From: C. E. White on 26 Feb 2010 00:43
"jim beam" <me(a)privacy.net> wrote in message
>> There may or may not be an actual problem with the Toyota electronics.
>> But an "expert" that creates shorts to "prove" there is a problem is
>> not the sort of expert I trust.
> that's because you're a paid shill ed, and you have no technical
> expertise. seriously, if you could actually /do/ anything of societal
> value, you'd be doing it rather than poisoning the interweb with bullshit
> for money.
So you htink what the guy is doing is legitimate ? Do you buy his suggestion
that the Toyota UA complaints might be casued by a faulty electronic
throttle control design? I thought you were of the opinion that anyone that
said anythiog bad about Toyotas was a paid shill.
From: jim beam on 26 Feb 2010 00:56
On 02/25/2010 09:40 PM, C. E. White wrote:
> "JoeSpareBedroom" <newstrash(a)frontiernet.net> wrote in message
>> "jim beam" <me(a)privacy.net> wrote in message
>>> On 02/25/2010 06:56 AM, C. E. White wrote:
>>>> "john"<johngdole(a)hotmail.com> wrote in message
>>>>> The floor mats and sticking pedal accounts for only 30% of the
>>>>> problems. The true cause of sudden acceleration is still not known
>>>>> no real solution is possible. IMO it's the electronics.
>>>>> "In earlier testimony, David Gilbert, a Southern Illinois University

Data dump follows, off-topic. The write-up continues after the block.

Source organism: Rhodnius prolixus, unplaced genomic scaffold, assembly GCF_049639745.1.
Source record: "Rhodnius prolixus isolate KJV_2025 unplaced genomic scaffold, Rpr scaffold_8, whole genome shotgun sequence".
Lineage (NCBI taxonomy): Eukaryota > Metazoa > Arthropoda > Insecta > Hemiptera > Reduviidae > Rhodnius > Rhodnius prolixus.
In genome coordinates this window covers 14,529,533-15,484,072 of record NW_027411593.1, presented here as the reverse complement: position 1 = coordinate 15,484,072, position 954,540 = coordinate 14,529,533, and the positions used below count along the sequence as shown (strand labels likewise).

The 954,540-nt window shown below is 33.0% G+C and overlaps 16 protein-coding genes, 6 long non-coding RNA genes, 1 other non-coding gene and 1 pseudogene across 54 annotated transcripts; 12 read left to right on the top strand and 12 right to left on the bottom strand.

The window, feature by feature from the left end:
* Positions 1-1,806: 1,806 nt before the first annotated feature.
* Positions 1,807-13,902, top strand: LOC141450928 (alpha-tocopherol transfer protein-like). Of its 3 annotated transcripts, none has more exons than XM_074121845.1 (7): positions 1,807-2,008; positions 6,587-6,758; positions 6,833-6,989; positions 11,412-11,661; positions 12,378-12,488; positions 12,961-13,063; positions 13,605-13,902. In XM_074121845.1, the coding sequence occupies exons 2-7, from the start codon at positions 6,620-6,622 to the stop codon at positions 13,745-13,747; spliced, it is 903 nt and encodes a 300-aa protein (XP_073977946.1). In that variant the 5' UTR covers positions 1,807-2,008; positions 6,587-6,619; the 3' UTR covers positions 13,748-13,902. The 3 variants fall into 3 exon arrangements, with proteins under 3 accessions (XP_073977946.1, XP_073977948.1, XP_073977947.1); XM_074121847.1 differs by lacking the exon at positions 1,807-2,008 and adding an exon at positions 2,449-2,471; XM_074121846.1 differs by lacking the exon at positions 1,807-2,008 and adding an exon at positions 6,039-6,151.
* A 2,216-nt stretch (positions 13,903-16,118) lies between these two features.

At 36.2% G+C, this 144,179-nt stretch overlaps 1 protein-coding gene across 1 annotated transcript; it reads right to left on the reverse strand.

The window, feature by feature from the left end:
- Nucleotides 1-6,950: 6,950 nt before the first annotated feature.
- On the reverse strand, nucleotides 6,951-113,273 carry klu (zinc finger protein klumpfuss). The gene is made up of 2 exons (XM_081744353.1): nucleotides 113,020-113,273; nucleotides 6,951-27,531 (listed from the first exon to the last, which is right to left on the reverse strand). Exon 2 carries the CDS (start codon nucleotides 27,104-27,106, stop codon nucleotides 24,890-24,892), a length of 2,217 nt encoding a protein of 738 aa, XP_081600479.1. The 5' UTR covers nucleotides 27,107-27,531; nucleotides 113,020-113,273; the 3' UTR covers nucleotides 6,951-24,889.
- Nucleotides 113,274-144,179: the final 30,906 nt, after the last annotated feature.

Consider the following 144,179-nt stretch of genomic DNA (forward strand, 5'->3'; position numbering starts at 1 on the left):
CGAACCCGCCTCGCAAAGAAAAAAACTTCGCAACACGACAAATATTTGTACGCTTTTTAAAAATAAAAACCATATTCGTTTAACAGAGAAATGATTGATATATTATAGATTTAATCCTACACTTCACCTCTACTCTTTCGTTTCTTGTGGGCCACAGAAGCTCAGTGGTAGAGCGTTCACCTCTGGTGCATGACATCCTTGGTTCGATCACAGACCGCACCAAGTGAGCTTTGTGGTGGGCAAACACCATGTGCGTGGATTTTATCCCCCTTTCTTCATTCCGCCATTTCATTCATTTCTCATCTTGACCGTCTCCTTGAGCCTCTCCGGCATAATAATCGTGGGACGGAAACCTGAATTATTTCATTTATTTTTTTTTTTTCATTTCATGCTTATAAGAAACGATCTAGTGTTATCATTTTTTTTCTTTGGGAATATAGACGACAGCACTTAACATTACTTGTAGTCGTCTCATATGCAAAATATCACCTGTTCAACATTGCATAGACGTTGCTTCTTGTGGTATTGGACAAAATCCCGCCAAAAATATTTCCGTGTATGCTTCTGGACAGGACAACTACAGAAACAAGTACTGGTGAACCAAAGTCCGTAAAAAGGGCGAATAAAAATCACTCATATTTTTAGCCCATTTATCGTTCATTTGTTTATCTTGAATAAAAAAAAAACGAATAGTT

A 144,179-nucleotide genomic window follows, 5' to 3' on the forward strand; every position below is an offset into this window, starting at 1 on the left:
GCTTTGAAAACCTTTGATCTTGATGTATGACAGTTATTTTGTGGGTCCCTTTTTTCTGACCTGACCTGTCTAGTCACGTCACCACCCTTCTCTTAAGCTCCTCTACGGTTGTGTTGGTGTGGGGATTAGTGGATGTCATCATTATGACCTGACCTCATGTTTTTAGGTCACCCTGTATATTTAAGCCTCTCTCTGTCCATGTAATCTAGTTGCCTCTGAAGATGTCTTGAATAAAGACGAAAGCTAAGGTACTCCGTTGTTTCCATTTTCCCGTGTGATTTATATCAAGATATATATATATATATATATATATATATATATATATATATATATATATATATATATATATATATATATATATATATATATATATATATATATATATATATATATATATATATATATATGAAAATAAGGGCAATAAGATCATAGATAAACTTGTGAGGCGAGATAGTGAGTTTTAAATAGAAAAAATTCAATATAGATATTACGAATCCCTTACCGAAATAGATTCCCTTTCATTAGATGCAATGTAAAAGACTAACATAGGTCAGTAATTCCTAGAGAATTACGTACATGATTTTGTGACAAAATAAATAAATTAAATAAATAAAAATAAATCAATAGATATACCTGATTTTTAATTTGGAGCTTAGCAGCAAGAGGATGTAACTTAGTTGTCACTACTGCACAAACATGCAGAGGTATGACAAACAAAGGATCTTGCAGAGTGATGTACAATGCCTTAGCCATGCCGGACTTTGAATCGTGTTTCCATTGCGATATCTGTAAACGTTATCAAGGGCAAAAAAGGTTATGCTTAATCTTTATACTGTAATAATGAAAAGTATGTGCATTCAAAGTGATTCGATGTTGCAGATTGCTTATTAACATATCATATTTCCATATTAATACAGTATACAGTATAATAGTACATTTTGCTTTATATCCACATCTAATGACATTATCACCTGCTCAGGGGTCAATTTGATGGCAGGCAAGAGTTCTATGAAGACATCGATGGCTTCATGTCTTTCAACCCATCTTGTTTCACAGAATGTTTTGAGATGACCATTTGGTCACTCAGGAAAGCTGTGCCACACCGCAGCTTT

>>>>> professor, tells the panel he was able to produce in a lab
>>>>> a sudden-acceleration incident using a Toyota vehicle, in essence by
>>>>> introducing a short between two circuits.
>>>> Consider who is paying for this research....Trail Lawyers!
>>> "trail" lawyers? com on ed, when you regurgitate the copy your
>>> minions draft for you, you really should proof read it before you put
>>> your name to it.
>>> besides, since when was a lawyer's ability to subpoena factual
>>> evidence the lawyer's fault? if frod hadn't done the math on cost of
>>> payouts to the families of the bereaved vs. profits on a vehicle they
>>> knew to be flawed, neither i nor any "trail" lawyer would be able to
>>> confront you with reality.
>>>> This is eerily like the Audi 5000 frenzy. When 60 minutes did their
>>>> hatchet job on the 5000, they produced an "expert" who "proved" that
>>>> the 5000's automatic transmission could force a kick down of the
>>>> accelerator pedal, resulting in sudden acceleration. Good old Ed
>>>> Bradly presented this as some sort of scientific proof. Only later did
>>>> we learn (and not from CBS) that the expert added an extra hydraulic
>>>> pump and external piping to demonstarte this "failure" mode.
>>>> There may or may not be an actual problem with the Toyota electronics.
>>>> But an "expert" that creates shorts to "prove" there is a problem is
>>>> not the sort of expert I trust.
>>> that's because you're a paid shill ed, and you have no technical
>>> expertise. seriously, if you could actually /do/ anything of societal
>>> value, you'd be doing it rather than poisoning the interweb with
>>> bullshit for money.
>> Who are his minions anyway? I haven't seen his dossier.
> I wish I had minions. I wish I got paid for this.
astroturfer. shill. bullshitter.
nomina rutrum rutrum
From: Toyota on 26 Feb 2010 01:45
On Feb 25, 6:15 am, jim beam <m...(a)privacy.net> wrote:
> On 02/24/2010 09:19 PM, Uncle_vito wrote:
> > Made in Japan only applies to the accelerator fix. If it is a software
> > problem, all bets are off. Could be in cars no matter where made since they